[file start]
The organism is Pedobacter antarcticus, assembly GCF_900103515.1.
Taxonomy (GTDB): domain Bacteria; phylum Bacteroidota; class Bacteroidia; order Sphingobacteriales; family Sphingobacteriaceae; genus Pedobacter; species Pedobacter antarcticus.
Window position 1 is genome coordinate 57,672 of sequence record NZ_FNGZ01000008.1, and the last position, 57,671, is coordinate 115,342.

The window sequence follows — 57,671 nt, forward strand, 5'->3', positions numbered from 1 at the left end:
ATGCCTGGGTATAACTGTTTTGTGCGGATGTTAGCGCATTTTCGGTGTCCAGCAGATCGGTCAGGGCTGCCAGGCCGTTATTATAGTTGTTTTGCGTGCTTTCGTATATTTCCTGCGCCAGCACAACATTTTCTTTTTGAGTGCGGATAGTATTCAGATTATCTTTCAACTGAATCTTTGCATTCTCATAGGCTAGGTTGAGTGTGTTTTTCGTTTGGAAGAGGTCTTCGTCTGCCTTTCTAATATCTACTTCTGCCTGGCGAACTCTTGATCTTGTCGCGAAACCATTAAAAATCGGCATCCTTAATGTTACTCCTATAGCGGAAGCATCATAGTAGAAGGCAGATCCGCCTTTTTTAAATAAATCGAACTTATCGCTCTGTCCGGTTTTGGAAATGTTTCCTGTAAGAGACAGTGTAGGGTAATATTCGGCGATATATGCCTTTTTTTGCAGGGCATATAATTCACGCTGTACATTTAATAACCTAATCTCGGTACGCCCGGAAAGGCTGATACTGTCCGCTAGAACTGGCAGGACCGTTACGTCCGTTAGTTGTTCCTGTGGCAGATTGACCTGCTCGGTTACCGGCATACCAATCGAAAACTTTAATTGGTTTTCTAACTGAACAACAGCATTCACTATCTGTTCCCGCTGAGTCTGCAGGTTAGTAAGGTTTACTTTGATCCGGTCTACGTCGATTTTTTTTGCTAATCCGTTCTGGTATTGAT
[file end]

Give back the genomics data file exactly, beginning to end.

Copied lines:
The organism is Pedobacter antarcticus, assembly GCF_900103515.1.
Taxonomy (GTDB): domain Bacteria; phylum Bacteroidota; class Bacteroidia; order Sphingobacteriales; family Sphingobacteriaceae; genus Pedobacter; species Pedobacter antarcticus.
Window position 1 is genome coordinate 57,672 of sequence record NZ_FNGZ01000008.1, and the last position, 57,671, is coordinate 115,342.

The window sequence follows — 57,671 nt, forward strand, 5'->3', positions numbered from 1 at the left end:
ATGCCTGGGTATAACTGTTTTGTGCGGATGTTAGCGCATTTTCGGTGTCCAGCAGATCGGTCAGGGCTGCCAGGCCGTTATTATAGTTGTTTTGCGTGCTTTCGTATATTTCCTGCGCCAGCACAACATTTTCTTTTTGAGTGCGGATAGTATTCAGATTATCTTTCAACTGAATCTTTGCATTCTCATAGGCTAGGTTGAGTGTGTTTTTCGTTTGGAAGAGGTCTTCGTCTGCCTTTCTAATATCTACTTCTGCCTGGCGAACTCTTGATCTTGTCGCGAAACCATTAAAAATCGGCATCCTTAATGTTACTCCTATAGCGGAAGCATCATAGTAGAAGGCAGATCCGCCTTTTTTAAATAAATCGAACTTATCGCTCTGTCCGGTTTTGGAAATGTTTCCTGTAAGAGACAGTGTAGGGTAATATTCGGCGATATATGCCTTTTTTTGCAGGGCATATAATTCACGCTGTACATTTAATAACCTAATCTCGGTACGCCCGGAAAGGCTGATACTGTCCGCTAGAACTGGCAGGACCGTTACGTCCGTTAGTTGTTCCTGTGGCAGATTGACCTGCTCGGTTACCGGCATACCAATCGAAAACTTTAATTGGTTTTCTAACTGAACAACAGCATTCACTATCTGTTCCCGCTGAGTCTGCAGGTTAGTAAGGTTTACTTTGATCCGGTCTACGTCGATTTTTTTTGCTAATCCGTTCTGGTATTGAT